(2.9a,b ) $$\begin{eqnarray}a=3(kr_{0})^{2}\left(\frac{\ell _{\unicode[STIX]{x1D708}}}{r_{0}}\right)^{1/2}\quad \text{and}\quad c=2\left[\frac{9}{4}\frac{\ell _{\unicode[STIX]{x1D708}}}{r_{0}}(kr_{0})^{4}+\frac{(kr_{0})^{2}}{2}(1-(kr_{0})^{2})\right]^{1/2},\end{eqnarray}$$

and characteristic flow scales for time $\unicode[STIX]{x1D70F}=(\unicode[STIX]{x1D70C}r_{0}^{3}/\unicode[STIX]{x1D6FE})^{1/2}$ and length $\ell _{\unicode[STIX]{x1D708}}=\unicode[STIX]{x1D70C}\unicode[STIX]{x1D708}^{2}/\unicode[STIX]{x1D6FE}$ have been introduced. This is a solution to the standard lubrication equations (there is no fluctuating component), and is thus denoted $R_{LE}$ in (2.7). Note, for the rest of this paper, the initial modal disturbance $R_{i}$ is treated as a complex random variable with zero mean.

The second component of the solution arises from solving the full form of (2.5) with zero initial disturbance; this part of the solution is solely due to fluctuations, and is thus denoted $R_{fluc}$ . This is obtained by the homogeneous equation’s impulse response,

(2.10) $$\begin{eqnarray}H(k,t)=2\unicode[STIX]{x1D70F}\text{e}^{-at/2\unicode[STIX]{x1D70F}}\sinh (ct/2\unicode[STIX]{x1D70F})/c,\end{eqnarray}$$

which due to the linear, time-invariant nature of the system, allows us to write

(2.11) $$\begin{eqnarray}R_{fluc}=\frac{Ak^{2}}{2r_{0}}\int _{0}^{t}N(k,t-{\mathcal{T}})H(k,{\mathcal{T}})\,\text{d}{\mathcal{T}}.\end{eqnarray}$$

The modal amplitude $R\,(=R_{LE}+R_{fluc})$ is a complex random variable, with zero mean. Note, $R_{LE}$ is also random as it develops from a random initial condition, but is uncorrelated with $R_{fluc}$ (both have zero mean). So, in order to obtain information on how disturbances associated with each wavenumber develop in time, allowing the identification of unstable and fastest growing modes, the root mean square (r.m.s.) of $|R|$ is sought (equivalent to the standard deviation of $|R|$ ):

(2.12) $$\begin{eqnarray}|R|_{rms}=\sqrt{\overline{|R_{LE}+R_{fluc}|^{2}}}=\sqrt{\overline{|R_{LE}|^{2}}+\overline{|R_{fluc}|^{2}}},\end{eqnarray}$$

where, from (2.8),

(2.13) $$\begin{eqnarray}\overline{|R_{LE}|^{2}}=\overline{|R_{i}|^{2}}\text{e}^{-at/\unicode[STIX]{x1D70F}}\left[\cosh (ct/2\unicode[STIX]{x1D70F})+\frac{a\sinh (ct/2\unicode[STIX]{x1D70F})}{c}\right]^{2},\end{eqnarray}$$

and since $N$ is uncorrelated Gaussian white noise, and the variance of the norm of the white noise $\overline{|N|^{2}}=L$ , equations (2.10) and (2.11) combine to give:

(2.14) $$\begin{eqnarray}\displaystyle \overline{|R_{fluc}|^{2}} & = & \displaystyle \left(\frac{Ak^{2}}{2r_{0}}\right)^{2}\overline{\left|\int _{0}^{t}N(k,t-{\mathcal{T}})H(k,{\mathcal{T}})\,\text{d}{\mathcal{T}}\right|^{2}},\nonumber\\ \displaystyle & = & \displaystyle \left(\frac{Ak^{2}}{2r_{0}}\right)^{2}\left(\int _{0}^{t}\overline{|N(k,t-{\mathcal{T}})|^{2}}H(k,{\mathcal{T}})^{2}\,\text{d}{\mathcal{T}}\right),\nonumber\\ \displaystyle & = & \displaystyle \left(\frac{Ak^{2}}{2r_{0}}\right)^{2}L\int _{0}^{t}H^{2}\,\text{d}{\mathcal{T}},\nonumber\\ \displaystyle & = & \displaystyle \ell _{fluc}^{2}b\frac{(a^{2}-c^{2})-a^{2}\cosh (ct/\unicode[STIX]{x1D70F})-ac\sinh (ct/\unicode[STIX]{x1D70F})+c^{2}\text{e}^{at/\unicode[STIX]{x1D70F}}}{ac^{2}(a^{2}-c^{2})\text{e}^{at/\unicode[STIX]{x1D70F}}},\end{eqnarray}$$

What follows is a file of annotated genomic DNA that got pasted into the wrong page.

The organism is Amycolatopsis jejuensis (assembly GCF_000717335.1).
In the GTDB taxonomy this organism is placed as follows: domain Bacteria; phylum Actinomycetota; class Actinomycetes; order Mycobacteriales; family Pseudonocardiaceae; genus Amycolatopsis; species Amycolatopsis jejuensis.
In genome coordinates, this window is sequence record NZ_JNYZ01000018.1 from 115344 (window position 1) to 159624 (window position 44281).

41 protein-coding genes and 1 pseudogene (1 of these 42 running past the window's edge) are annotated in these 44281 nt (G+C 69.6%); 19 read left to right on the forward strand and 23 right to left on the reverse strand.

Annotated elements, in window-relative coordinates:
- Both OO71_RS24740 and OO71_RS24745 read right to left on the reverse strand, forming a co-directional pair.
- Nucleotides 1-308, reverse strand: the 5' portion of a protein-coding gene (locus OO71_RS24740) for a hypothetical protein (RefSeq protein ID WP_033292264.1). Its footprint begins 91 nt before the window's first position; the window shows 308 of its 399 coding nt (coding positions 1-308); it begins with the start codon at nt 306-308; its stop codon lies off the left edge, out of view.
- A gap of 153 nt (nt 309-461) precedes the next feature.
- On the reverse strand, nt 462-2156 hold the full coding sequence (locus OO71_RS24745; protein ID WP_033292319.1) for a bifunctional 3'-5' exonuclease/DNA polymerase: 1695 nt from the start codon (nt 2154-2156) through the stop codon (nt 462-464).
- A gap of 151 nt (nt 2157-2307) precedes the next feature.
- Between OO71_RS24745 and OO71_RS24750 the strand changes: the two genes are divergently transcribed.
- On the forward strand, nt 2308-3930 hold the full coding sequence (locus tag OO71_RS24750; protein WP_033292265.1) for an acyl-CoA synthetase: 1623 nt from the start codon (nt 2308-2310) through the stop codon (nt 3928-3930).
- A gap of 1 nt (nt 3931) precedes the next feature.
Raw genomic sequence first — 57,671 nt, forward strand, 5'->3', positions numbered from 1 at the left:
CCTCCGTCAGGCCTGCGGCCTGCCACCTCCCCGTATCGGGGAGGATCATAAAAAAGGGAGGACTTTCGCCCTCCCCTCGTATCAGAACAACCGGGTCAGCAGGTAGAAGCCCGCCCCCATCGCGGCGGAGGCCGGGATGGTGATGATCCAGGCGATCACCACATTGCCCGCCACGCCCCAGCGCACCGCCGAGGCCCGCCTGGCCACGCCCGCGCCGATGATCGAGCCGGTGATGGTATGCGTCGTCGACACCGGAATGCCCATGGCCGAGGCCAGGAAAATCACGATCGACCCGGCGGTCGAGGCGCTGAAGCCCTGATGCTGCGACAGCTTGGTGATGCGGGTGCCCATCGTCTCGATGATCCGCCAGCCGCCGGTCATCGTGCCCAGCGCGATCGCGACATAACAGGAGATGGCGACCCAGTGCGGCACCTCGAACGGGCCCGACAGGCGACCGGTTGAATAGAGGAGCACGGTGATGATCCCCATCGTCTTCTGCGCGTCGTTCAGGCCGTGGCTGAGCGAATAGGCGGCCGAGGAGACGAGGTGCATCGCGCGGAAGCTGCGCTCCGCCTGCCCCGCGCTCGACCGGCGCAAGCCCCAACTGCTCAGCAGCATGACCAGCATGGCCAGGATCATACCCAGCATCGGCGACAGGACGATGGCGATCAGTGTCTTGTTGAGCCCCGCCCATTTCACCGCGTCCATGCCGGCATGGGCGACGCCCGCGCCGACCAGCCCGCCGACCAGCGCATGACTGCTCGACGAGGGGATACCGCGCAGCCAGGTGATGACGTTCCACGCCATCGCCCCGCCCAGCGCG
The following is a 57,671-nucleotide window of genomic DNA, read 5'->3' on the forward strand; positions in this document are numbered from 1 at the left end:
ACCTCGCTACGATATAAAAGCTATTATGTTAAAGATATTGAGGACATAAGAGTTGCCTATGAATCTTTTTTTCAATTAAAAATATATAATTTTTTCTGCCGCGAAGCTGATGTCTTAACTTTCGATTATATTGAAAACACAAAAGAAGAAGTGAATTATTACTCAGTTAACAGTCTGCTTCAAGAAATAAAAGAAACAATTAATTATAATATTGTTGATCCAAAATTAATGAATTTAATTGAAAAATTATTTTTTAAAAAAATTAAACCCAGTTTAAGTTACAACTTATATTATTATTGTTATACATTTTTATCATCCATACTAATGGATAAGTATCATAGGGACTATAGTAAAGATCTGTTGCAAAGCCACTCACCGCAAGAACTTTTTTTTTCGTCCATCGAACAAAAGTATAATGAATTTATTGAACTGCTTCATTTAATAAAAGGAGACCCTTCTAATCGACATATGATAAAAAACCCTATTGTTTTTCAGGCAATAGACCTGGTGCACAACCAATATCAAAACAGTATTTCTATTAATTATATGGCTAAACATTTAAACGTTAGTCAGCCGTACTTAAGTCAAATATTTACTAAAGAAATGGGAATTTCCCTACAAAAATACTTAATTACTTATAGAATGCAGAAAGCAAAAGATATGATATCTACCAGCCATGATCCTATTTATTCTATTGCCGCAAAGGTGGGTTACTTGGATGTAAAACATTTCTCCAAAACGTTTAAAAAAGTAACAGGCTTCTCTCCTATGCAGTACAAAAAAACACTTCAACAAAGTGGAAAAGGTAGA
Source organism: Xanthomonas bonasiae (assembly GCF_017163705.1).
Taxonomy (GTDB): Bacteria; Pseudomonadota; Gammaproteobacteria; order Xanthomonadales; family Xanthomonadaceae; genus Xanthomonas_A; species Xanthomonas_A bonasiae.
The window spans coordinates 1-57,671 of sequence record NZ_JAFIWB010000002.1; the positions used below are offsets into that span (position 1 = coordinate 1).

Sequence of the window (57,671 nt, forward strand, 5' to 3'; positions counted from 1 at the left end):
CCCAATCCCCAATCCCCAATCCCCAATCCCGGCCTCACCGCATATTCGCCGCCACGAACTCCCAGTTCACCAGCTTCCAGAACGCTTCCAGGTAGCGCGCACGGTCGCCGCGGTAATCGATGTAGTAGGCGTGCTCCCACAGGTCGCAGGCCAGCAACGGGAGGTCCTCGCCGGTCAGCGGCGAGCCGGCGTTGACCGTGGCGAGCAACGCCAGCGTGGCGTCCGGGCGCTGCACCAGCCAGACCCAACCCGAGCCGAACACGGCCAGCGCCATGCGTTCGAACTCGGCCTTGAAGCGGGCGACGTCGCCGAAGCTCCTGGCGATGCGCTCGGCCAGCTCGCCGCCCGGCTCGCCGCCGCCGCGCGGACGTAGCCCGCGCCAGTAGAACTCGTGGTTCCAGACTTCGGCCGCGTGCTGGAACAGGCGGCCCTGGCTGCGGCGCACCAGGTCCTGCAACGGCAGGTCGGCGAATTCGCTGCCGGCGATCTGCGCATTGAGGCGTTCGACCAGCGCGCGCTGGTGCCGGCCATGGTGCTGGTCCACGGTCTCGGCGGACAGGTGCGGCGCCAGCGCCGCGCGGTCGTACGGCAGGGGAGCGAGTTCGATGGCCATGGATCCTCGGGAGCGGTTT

where non-dimensional $b=(3/\unicode[STIX]{x03C0})(L/r_{0})(kr_{0})^{4}(\ell _{\unicode[STIX]{x1D708}}/r_{0})^{1/2}$ , and the thermal capillary length $\ell _{fluc}=(k_{B}T/\unicode[STIX]{x1D6FE})^{1/2}$ gives the characteristic length scale of the fluctuations.

2.3 Convergence to the classical model

From (2.12), fluctuations can be seen to be negligible when the thermal capillary length is very much shorter than the initial modal amplitude; i.e. $R\rightarrow R_{LE}$ as $\ell _{fluc}^{2}/\overline{|R_{i}|^{2}}\rightarrow 0$ . We refer to this classical limit as the LE-RP model (as distinct from the SLE-RP). In order to compare with standard stability analysis, we want to find the fastest growing mode at a long time after any initial disturbance. As such we take $t\rightarrow \infty$ to give:

(2.15) $$\begin{eqnarray}\displaystyle \left.\begin{array}{@{}c@{}}\displaystyle \overline{|R_{LE}|^{2}}\rightarrow \overline{|R_{i}|^{2}}\text{e}^{(c-a)t/\unicode[STIX]{x1D70F}}\left(\frac{c+a}{2c}\right)^{2},\\ \displaystyle \overline{|R_{fluc}|^{2}}\rightarrow \frac{\ell _{fluc}^{2}\,b}{2ac^{2}(a^{2}-c^{2})}[2c^{2}-\text{e}^{(c-a)t/\unicode[STIX]{x1D70F}}(a^{2}+ac)],\end{array}\right\} & & \displaystyle\end{eqnarray}$$

with $c-a\geqslant 0$ for $kr_{0}\leqslant 1$ (which is the case as $t\rightarrow \infty$ ). Therefore, a functional form of (2.12) is:

(2.16) $$\begin{eqnarray}{\mathcal{R}}(k,t)={\mathcal{F}}_{1}(k)\text{e}^{{\mathcal{G}}(k)t}+{\mathcal{F}}_{2}(k),\end{eqnarray}$$

where

(2.17) $$\begin{eqnarray}\left.\begin{array}{@{}c@{}}\displaystyle {\mathcal{G}}(k)=(c-a)/\unicode[STIX]{x1D70F},\\ \displaystyle {\mathcal{F}}_{1}(k)=\overline{|R_{i}|^{2}}\left(\frac{c+a}{2c}\right)^{2}+\frac{\ell _{fluc}^{2}\,b}{2c^{2}(c-a)},\\ \displaystyle {\mathcal{F}}_{2}(k)=\frac{\ell _{fluc}^{2}\,b}{a(a^{2}-c^{2})}.\end{array}\right\}\end{eqnarray}$$